In one aspect of the present invention, a catheter insertion assembly comprises a hub having a proximal end, a distal end and a lumen extending through the hub between the proximal and distal ends. A valve is disposed in the lumen of the hub and, up to a first pressure threshold, the valve prevents substantially all fluid flow through the hub lumen in at least one direction. The hub also includes a hollow stiffener having a proximal end and a distal end. The stiffener extends distally of the distal end of the hub and is adapted to be placed within a catheter to be inserted into a patient.
In a preferred embodiment, the stiffener further includes a lumen extending from the proximal to the distal end of the stiffener, which stiffener lumen is in fluid communication with a distal portion of the hub lumen.
In another preferred embodiment, the hub lumen is divided into a hub lumen distal portion and a hub lumen proximal portion. One or more irrigation tunnels may be provided for liquid exchange between the distal and proximal lumen portions. The irrigation tunnels may supplement the fluid communication between the stiffener lumen and the distal portion of the hub lumen or may be an alternative thereto.
In use, a catheter is disposed over the stiffener and is connected to the hub of the insertion assembly. The catheter may be a single lumen or a multi-lumen catheter. The catheter, disposed over the stiffener of the insertion assembly, is then inserted over a guidewire and into a patient. The guidewire is received in the lumen of the stiffener.
The above and related objects, features and advantages of the present invention will be more fully understood by reference to the following detailed description of the presently preferred, albeit illustrative, embodiments of the present invention when taken in conjunction with the accompanying drawing wherein:
Structures and methods for using an insertion assembly to insert a catheter are shown. A broad range of catheter types can be utilized in combination with the structures herein described, such as chronic hemodialysis catheters, central ports, tunneled central catheters, or other catheters normally requiring a catheter introducer.
Referring now to
As best seen in
Stiffener 40 extends distally from hub 7, is inserted into catheter 12 and is of such a length as to extend at least the entire length of the catheter 12, and preferably a small distance beyond the distal tip of catheter 12. Stiffener 40 has a stiffness greater than the stiffness of the catheter and therefore stiffens the catheter such that the catheter may be inserted into a patient without buckling, even without using a catheter introducer. This minimizes insertion trauma. A thermoplastic polyurethane resin, e.g. ISOPLAST manufactured by Dow Chemical Company of Midland Mich., is an example of a material of appropriate characteristics to impart the proper stiffness to stiffener 40. For a stiffener made out of thermoplastic polyurethane resin, including a central lumen, and having a diameter of approximately 0.056″, a wall thickness of approximately 0.0085″ provides satisfactory strength and stiffness characteristics.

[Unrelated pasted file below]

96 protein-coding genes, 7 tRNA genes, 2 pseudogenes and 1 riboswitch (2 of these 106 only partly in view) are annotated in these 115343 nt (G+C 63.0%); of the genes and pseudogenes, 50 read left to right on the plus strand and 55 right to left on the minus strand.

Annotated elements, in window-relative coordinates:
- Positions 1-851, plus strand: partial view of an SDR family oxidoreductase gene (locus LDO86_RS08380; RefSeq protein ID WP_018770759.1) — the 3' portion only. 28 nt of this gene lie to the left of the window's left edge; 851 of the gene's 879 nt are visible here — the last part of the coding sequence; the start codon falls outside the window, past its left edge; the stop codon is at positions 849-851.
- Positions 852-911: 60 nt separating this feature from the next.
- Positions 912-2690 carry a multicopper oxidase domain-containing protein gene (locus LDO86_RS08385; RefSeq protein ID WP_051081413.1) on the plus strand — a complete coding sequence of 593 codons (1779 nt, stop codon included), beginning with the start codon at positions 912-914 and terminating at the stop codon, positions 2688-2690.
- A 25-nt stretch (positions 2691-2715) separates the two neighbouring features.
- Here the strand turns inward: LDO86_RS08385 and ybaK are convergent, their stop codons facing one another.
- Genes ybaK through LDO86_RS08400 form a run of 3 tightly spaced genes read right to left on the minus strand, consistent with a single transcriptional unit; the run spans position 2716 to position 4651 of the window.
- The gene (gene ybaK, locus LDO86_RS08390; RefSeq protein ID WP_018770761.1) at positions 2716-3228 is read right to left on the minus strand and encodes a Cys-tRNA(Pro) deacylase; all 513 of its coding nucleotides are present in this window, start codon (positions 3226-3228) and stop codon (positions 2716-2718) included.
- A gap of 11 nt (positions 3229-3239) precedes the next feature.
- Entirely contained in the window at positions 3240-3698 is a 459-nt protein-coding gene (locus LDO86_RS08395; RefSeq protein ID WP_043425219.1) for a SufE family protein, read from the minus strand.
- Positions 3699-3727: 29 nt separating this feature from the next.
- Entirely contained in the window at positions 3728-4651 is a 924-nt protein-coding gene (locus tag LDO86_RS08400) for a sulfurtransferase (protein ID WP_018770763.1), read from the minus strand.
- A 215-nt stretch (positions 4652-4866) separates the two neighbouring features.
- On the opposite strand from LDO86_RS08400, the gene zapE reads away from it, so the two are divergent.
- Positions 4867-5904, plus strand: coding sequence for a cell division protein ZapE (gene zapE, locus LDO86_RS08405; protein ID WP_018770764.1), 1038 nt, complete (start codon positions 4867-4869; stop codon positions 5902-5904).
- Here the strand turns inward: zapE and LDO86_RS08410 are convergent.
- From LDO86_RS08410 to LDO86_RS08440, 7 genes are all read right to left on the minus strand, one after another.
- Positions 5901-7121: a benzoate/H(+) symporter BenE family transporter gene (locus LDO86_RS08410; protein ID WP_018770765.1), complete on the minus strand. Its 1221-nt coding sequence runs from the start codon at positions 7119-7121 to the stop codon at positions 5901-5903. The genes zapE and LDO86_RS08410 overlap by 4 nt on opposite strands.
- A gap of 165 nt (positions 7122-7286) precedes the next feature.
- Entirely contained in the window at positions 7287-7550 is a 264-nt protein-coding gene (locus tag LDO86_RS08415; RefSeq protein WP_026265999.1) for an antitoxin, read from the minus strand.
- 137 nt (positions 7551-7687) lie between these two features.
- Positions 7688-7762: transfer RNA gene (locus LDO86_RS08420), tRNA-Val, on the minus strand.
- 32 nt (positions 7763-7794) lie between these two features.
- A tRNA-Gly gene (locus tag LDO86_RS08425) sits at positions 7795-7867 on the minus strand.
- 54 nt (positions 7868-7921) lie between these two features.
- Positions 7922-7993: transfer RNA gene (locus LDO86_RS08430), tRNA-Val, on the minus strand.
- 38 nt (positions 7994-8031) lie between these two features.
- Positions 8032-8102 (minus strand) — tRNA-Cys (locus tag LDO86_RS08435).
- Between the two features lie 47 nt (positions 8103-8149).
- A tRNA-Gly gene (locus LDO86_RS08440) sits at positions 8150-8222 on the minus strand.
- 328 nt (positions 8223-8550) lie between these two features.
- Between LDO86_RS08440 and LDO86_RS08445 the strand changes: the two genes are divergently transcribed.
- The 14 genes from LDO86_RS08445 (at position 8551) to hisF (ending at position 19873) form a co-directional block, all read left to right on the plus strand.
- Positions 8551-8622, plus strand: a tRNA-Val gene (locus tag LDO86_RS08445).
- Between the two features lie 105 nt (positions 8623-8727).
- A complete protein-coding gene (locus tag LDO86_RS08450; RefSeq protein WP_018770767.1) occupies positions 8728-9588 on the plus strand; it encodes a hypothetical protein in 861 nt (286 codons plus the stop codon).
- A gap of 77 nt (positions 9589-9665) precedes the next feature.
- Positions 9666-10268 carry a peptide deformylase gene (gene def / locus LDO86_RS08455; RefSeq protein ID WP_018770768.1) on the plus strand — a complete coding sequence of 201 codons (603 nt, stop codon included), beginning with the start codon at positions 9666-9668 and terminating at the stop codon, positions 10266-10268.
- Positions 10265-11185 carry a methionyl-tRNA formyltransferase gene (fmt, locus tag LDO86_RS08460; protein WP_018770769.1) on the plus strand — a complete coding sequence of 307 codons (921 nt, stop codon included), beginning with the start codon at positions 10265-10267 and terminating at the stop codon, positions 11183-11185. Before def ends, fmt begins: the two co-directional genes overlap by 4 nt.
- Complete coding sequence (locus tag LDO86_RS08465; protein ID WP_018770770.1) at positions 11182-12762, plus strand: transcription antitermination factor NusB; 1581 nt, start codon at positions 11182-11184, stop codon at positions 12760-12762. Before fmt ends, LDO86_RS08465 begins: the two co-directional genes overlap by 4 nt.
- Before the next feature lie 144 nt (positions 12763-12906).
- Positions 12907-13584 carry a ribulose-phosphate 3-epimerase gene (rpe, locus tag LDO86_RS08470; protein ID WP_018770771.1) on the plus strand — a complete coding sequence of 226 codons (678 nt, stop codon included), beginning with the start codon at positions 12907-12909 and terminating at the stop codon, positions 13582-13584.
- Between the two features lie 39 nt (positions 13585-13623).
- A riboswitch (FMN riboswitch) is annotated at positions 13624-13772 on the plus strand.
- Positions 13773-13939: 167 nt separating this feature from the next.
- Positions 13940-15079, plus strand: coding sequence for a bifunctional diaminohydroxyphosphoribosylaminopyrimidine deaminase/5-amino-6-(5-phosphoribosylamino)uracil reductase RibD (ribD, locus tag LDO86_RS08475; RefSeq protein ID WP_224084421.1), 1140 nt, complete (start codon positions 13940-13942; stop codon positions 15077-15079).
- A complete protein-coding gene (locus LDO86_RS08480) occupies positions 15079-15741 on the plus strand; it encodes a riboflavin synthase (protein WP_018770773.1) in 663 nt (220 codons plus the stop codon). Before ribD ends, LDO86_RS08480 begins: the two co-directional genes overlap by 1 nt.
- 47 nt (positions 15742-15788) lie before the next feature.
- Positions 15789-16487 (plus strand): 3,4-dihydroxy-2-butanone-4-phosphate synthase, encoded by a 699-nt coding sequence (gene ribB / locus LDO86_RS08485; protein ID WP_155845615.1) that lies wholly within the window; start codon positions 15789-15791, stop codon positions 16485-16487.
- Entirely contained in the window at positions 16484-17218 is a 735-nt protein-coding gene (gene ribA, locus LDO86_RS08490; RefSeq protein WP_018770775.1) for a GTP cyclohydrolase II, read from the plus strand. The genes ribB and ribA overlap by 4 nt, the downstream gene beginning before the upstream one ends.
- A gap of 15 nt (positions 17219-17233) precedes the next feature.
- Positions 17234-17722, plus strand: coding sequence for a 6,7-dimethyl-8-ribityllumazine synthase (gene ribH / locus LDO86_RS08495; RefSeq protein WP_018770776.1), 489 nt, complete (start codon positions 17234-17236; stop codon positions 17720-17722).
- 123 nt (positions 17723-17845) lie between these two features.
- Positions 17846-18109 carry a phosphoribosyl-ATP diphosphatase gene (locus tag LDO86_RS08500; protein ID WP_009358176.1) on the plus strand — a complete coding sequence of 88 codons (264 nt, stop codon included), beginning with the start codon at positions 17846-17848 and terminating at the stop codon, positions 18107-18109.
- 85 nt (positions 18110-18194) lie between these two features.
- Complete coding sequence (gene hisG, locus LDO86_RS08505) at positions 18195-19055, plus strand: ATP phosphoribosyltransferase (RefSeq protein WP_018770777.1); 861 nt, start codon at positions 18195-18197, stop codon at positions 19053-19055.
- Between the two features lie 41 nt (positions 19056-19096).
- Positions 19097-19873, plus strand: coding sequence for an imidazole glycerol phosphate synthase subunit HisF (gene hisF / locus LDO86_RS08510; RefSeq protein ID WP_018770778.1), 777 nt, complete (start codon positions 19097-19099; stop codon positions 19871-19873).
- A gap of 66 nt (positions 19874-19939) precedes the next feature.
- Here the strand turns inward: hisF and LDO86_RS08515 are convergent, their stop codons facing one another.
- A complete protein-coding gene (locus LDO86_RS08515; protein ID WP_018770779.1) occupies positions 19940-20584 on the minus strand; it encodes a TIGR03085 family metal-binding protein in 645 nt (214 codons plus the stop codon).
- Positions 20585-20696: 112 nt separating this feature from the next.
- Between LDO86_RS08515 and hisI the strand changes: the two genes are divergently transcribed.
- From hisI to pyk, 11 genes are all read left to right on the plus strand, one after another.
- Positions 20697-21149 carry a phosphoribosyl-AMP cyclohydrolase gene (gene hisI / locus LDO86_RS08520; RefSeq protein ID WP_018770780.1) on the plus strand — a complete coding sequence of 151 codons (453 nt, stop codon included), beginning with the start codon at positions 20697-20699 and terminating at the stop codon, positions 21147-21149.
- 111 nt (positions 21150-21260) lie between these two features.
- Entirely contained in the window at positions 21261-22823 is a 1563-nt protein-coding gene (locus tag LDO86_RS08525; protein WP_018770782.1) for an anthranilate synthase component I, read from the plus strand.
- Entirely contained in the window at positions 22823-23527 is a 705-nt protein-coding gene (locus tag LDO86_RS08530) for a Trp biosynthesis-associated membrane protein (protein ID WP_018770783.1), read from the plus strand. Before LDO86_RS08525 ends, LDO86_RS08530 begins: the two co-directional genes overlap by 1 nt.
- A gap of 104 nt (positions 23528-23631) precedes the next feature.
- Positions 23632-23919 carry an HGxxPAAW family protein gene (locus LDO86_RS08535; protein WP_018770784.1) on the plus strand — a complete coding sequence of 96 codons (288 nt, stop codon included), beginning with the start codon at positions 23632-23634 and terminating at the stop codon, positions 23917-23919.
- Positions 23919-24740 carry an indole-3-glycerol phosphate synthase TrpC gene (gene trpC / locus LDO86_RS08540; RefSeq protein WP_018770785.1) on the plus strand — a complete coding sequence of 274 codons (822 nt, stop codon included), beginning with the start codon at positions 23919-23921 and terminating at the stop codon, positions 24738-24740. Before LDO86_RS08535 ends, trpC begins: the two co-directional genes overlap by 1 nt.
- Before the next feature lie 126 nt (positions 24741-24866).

Valve 26 is housed within the hub lumen 22, 24. The valve 26 prevents substantially all fluid flow through the hub 7 in at least one direction, e.g. from the atmosphere to inside of the patient, below a first pressure threshold. The catheter 12 is attached to hub 7 such that fluid flow through the lumens of the catheter 12 is controlled by valve 26. As a result, valve 26 prevents substantially all air from entering catheter 12, but can permit fluid flow into the catheter. Thus, the hub 7, stiffener 40 and valve 26 of the insertion assembly 10 cooperate to both minimize insertion trauma and reduce the likelihood of air embolism.
Stiffener hub portion 6 also has a proximal connection ring 32 adjacent the proximal end 36. If the stiffener hub portion 6 and the valve hub portion 8 are formed separately, then the connection shoulder 21 of valve hub portion 8 engages the connection ring 32 of the stiffener hub portion 6. When this occurs, valve hub portion 8 and stiffener hub portion 6 are connected as a single hub 7 and valve hub lumen 22 is in fluid communication with stiffener hub lumen 24.
Valve 26 can be made of any pliable material; in a preferred embodiment the valve material is silicone rubber. The function of valve 26 is to prevent unwanted fluid flow through catheter 12 but to allow desirable fluid flow. The term fluid means both liquid and gas. One example of unwanted fluid flow is blood from the patient. However, the primary function of valve 26 is to prevent air from entering the vasculature of the patient from the atmosphere. By preventing substantially all air from flowing from the proximal end of hub 7, which is exposed to the atmosphere during portions of the insertion procedure, to catheter 12, valve 26 prevents air embolism.